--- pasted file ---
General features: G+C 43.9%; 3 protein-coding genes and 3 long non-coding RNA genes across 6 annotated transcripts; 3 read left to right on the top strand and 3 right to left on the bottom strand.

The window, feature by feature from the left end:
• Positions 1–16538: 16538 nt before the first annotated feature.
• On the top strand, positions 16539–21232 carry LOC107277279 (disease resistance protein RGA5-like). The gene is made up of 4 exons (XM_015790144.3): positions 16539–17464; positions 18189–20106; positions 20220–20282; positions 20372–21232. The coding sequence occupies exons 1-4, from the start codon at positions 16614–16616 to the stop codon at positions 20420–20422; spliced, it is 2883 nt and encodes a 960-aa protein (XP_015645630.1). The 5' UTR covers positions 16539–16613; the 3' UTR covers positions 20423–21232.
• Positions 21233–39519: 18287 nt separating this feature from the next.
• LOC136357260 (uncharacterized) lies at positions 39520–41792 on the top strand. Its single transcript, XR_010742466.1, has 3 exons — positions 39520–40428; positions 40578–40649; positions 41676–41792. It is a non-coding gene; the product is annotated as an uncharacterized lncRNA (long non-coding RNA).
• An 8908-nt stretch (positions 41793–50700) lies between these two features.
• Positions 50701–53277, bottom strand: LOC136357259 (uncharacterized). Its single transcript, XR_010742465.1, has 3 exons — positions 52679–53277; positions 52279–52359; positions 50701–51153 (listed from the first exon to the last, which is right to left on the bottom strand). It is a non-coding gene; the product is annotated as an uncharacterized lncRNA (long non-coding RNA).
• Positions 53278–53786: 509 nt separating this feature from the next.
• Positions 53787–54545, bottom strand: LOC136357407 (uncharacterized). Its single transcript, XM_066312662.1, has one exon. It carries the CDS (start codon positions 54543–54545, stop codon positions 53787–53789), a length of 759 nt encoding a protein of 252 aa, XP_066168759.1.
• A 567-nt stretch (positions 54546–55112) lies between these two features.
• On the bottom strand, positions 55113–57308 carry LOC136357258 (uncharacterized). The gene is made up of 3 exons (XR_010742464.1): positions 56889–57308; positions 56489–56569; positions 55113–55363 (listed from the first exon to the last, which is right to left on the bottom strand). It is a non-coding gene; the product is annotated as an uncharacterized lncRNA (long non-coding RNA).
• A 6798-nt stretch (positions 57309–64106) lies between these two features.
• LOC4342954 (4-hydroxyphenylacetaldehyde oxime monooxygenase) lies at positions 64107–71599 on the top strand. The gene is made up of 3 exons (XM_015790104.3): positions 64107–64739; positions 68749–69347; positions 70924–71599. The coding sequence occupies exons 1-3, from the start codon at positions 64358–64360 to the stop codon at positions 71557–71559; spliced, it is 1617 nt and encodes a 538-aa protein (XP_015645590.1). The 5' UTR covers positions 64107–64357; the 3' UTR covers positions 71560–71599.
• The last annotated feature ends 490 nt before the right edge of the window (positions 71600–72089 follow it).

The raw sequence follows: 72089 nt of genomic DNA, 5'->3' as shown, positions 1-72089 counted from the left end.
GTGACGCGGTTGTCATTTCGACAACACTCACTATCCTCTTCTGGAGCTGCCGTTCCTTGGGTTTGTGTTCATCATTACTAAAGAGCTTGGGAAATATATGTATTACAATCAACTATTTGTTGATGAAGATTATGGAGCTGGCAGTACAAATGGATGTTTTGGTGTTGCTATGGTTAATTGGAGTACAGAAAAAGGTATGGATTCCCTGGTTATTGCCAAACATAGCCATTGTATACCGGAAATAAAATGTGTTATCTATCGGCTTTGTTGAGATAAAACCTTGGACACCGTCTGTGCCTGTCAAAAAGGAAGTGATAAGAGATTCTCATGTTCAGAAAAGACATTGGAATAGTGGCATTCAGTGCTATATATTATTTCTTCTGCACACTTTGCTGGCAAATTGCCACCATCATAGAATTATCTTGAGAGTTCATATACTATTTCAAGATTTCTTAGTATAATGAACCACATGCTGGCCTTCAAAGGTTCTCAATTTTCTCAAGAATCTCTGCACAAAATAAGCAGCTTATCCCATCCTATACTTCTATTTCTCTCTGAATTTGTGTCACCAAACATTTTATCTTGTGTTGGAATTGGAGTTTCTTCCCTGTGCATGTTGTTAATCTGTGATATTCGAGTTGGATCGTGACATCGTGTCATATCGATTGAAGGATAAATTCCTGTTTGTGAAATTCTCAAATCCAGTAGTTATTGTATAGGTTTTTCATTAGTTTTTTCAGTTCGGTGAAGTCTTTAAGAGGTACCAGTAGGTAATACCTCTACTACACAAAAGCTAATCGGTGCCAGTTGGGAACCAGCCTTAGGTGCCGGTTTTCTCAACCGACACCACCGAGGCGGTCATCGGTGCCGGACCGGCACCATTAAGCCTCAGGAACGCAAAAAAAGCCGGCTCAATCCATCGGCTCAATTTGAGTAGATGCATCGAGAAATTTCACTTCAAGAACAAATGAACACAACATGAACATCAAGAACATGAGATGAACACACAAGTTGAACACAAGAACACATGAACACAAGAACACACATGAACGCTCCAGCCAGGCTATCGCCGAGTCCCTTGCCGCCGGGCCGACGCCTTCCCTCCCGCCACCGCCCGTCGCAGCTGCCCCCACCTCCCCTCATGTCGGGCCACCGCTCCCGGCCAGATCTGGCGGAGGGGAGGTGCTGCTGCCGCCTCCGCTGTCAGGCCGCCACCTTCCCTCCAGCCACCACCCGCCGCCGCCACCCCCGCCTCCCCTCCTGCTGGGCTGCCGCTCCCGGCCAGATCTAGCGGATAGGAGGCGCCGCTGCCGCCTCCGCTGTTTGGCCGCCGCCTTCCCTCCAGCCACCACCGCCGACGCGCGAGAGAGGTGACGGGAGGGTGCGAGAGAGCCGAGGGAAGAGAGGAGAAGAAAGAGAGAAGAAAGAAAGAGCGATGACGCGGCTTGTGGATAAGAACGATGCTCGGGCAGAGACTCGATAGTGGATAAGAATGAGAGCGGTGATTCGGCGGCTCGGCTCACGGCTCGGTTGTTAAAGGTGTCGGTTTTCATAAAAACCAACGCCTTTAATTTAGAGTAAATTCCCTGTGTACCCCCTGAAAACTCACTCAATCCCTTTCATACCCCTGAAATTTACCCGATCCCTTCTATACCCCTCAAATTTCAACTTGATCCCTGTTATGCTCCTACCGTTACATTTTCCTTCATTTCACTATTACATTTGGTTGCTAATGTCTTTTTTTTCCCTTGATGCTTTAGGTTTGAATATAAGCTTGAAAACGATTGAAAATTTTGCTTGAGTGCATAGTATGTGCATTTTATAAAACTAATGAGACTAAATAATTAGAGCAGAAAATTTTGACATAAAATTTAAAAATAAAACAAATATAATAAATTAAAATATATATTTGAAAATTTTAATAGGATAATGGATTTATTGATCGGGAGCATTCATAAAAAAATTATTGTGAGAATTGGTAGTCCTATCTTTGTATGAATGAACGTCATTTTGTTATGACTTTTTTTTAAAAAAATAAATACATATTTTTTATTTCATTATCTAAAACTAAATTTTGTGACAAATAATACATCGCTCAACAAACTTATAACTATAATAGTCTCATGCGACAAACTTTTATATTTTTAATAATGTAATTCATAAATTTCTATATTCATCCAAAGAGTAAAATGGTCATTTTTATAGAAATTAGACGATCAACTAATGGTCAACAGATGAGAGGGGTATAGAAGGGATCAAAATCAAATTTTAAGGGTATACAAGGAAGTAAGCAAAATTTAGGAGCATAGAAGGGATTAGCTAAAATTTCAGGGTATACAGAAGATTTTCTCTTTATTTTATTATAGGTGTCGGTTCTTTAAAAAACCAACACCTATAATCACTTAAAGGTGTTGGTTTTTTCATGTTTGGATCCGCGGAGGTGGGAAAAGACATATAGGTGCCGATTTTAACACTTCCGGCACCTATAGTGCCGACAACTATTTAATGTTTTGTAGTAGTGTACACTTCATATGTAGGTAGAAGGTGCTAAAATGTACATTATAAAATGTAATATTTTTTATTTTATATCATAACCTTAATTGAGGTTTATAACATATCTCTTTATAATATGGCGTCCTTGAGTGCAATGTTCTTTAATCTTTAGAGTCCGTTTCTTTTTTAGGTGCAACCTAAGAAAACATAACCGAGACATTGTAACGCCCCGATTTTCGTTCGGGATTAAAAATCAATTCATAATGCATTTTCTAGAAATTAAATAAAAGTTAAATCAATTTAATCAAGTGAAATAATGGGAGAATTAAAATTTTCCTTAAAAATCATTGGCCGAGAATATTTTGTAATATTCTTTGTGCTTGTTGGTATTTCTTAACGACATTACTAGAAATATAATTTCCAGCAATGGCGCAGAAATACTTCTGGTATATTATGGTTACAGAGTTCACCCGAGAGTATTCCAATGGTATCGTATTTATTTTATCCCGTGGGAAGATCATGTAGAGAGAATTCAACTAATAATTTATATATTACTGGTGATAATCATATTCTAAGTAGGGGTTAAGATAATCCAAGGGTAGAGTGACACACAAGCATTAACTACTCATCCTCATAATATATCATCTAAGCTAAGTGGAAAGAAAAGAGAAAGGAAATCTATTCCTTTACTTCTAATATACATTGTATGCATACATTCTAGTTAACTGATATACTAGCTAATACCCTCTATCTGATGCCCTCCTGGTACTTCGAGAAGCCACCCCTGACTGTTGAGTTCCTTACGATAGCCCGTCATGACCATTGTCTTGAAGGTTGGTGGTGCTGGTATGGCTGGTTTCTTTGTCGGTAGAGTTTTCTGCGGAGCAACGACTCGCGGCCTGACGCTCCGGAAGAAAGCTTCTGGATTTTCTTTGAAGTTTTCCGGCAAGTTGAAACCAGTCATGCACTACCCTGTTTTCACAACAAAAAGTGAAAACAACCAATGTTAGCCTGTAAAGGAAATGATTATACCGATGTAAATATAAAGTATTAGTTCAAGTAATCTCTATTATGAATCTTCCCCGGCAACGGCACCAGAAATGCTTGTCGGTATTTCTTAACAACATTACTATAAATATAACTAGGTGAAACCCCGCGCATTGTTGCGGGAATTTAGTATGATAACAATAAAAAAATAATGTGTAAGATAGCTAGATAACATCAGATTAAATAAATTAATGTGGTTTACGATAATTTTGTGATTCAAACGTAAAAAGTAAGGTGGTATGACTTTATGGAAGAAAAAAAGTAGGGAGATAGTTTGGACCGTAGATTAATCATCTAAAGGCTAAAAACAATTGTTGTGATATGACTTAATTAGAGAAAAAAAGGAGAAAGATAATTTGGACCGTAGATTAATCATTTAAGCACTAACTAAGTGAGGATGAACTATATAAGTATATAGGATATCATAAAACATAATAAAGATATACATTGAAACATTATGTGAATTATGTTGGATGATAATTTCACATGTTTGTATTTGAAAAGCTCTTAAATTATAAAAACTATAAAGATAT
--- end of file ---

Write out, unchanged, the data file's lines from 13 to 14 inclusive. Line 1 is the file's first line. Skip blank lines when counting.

• A 6798-nt stretch (positions 57309–64106) lies between these two features.
• LOC4342954 (4-hydroxyphenylacetaldehyde oxime monooxygenase) lies at positions 64107–71599 on the top strand. The gene is made up of 3 exons (XM_015790104.3): positions 64107–64739; positions 68749–69347; positions 70924–71599. The coding sequence occupies exons 1-3, from the start codon at positions 64358–64360 to the stop codon at positions 71557–71559; spliced, it is 1617 nt and encodes a 538-aa protein (XP_015645590.1). The 5' UTR covers positions 64107–64357; the 3' UTR covers positions 71560–71599.